The photo has been used for illustrative purposes.
Casper Hughes, The Independent
The European election campaign has so far been all about the Brexit Party. Seemingly out of nowhere, Nigel Farage’s new anti-EU project has rocketed to the top of the polls – the latest YouGov poll has it at 35 per cent – picking up bags of media attention on its way, leaving concerned pundits scratching their heads at this insurgent force in British politics.
But the Brexit Party is nothing new. One simple fact puts this is all into context: the party’s previous incarnation, Ukip, won the European elections in 2014 with 27 per cent of the vote. Ukip’s strong showing in the years previous had already panicked David Cameron into calling a referendum. The vote happened, Leave won, and suddenly it was down to the Tory party under Theresa May to implement it.
In what was a massive political miscalculation, May quickly promised to leave on the terms of the hard Brexiters, setting extreme red lines on freedom of movement, but ultimately failed to convince a divided parliament to back her deal. Brexit had been frustrated by an incompetent Tory prime minister and an anti-Brexit political elite.
You could hardly manufacture conditions more ripe for a Nigel Farage resurgence. This is an election to the EU parliament, we were supposed to have the left the EU by now: a party focused on that failure is bound to do well. The Brexit Party surge is unsurprising in this context.
Next Thursday, the party will do well. But can it last? Unlike Ukip, can the party make a dent by winning seats at a general election? Its current GE polling – scoring anywhere between 10 and 20 per cent according to various pollsters – suggests maybe it can. Many older right-wing voters care deeply about Brexit – see it as their “revolution” in fact – and may be willing to give the Tories a kicking because of it.
At the same time, it’d be naïve to think Brexit would dominate a general election, whenever one does eventually happen.
Theresa May tried that tactic in 2017 and Labour were quick to move the debate onto the myriad other issues that are far more important to people’s everyday lives. There would be no surprise element this time – but Labour are hopeful of surge in any future election, perhaps taking control of the conversation with bold policies.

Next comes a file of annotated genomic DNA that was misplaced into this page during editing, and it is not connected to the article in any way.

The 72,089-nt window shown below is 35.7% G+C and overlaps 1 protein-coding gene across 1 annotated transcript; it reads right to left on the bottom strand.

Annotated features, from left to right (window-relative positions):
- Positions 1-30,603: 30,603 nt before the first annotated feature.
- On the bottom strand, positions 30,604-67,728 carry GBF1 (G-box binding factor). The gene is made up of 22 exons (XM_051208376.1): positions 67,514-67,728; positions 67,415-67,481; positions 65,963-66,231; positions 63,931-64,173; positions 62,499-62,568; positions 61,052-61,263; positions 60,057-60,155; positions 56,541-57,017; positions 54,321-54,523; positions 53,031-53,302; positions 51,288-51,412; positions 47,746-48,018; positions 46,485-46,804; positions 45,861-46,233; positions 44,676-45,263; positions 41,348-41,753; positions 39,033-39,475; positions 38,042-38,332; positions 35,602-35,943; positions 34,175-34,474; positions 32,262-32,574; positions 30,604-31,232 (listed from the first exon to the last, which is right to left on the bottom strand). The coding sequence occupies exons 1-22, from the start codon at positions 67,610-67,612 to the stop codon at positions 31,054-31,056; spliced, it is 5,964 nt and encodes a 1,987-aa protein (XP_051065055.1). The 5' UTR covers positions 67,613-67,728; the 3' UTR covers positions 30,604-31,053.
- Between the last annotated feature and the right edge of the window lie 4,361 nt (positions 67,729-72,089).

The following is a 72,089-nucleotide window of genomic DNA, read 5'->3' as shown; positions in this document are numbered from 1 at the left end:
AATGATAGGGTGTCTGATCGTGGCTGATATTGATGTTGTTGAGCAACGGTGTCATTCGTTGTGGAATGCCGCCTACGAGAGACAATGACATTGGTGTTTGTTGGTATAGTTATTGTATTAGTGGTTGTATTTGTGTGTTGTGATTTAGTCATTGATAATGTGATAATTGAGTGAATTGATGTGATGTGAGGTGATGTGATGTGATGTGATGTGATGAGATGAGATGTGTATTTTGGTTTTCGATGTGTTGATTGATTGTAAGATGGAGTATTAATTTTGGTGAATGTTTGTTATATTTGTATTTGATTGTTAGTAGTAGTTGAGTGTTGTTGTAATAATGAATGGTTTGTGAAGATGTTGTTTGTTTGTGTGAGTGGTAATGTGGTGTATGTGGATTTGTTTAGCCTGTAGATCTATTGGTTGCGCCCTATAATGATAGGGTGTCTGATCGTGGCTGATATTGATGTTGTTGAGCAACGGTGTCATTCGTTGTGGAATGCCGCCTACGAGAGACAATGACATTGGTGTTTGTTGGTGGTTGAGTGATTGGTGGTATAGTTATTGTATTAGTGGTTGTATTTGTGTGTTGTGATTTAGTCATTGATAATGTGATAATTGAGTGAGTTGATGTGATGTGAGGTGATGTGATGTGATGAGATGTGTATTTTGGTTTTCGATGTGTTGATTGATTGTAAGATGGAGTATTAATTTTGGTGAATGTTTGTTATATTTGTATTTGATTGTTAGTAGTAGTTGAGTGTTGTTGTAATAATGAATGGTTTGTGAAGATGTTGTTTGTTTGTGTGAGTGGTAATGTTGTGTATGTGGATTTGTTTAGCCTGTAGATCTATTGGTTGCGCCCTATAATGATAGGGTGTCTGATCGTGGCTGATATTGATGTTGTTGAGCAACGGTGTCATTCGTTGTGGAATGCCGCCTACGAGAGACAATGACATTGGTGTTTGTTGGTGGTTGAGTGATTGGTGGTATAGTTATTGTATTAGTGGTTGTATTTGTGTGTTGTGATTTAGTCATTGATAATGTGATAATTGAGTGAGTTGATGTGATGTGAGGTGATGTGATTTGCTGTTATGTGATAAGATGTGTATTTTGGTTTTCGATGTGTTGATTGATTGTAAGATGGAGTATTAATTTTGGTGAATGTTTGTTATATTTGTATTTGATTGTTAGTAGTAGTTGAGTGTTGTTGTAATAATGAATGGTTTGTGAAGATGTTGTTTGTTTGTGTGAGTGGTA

A Brexit Party with no policies other than, well, Brexit, would struggle for news coverage if Labour are grabbing attention with things like a four-day week, huge investment in green infrastructure or the abolition of detention centres.
But an energetic Labour election campaign may also have another detrimental effect on the newly formed party. As well as the crowding out of the issue of Brexit, a reinvigorated Labour armed with genuinely radical policies may re-animate the Tory base into realising where their interests lie. There can be no mucking about with the folly of a single issue party such as Nigel Farage’s, when it might usher in five years of Jeremy Corbyn as prime minister.
The Brexit Party will still siphon off enough Tory votes to split the count and push the vote Labour’s way in some Leave constituencies. But just as first past the post did for Ukip in the 2015 election, it’s hard to imagine the Brexit Party winning anything but a handful of seats, if that.
Unless the ensuing leadership battle tears the Tories apart completely – and after the last couple of years who would bet against it – it is possible to imagine the next leader, with the threat of a Corbyn government on the horizon, stabilising the party and whipping up its base enough to make it yet another two-horse race.
Which brings us to Labour’s strategy. How can they possibly sweep to a general election victory when they are doing so abjectly in the European election polls? They are currently at around 15 per cent. A small amount of its support has gone to the Brexit Party – that’s 14 per cent of those who voted Labour in the 2017 general election according to YouGov.
However, it may be that sections of Labour’s working class support in de-industrialised areas were far more likely to kick out by voting Leave in 2016 than they would be likely to turn out and vote for Nigel Farage and Ann Widdecombe in a 2019 European election.
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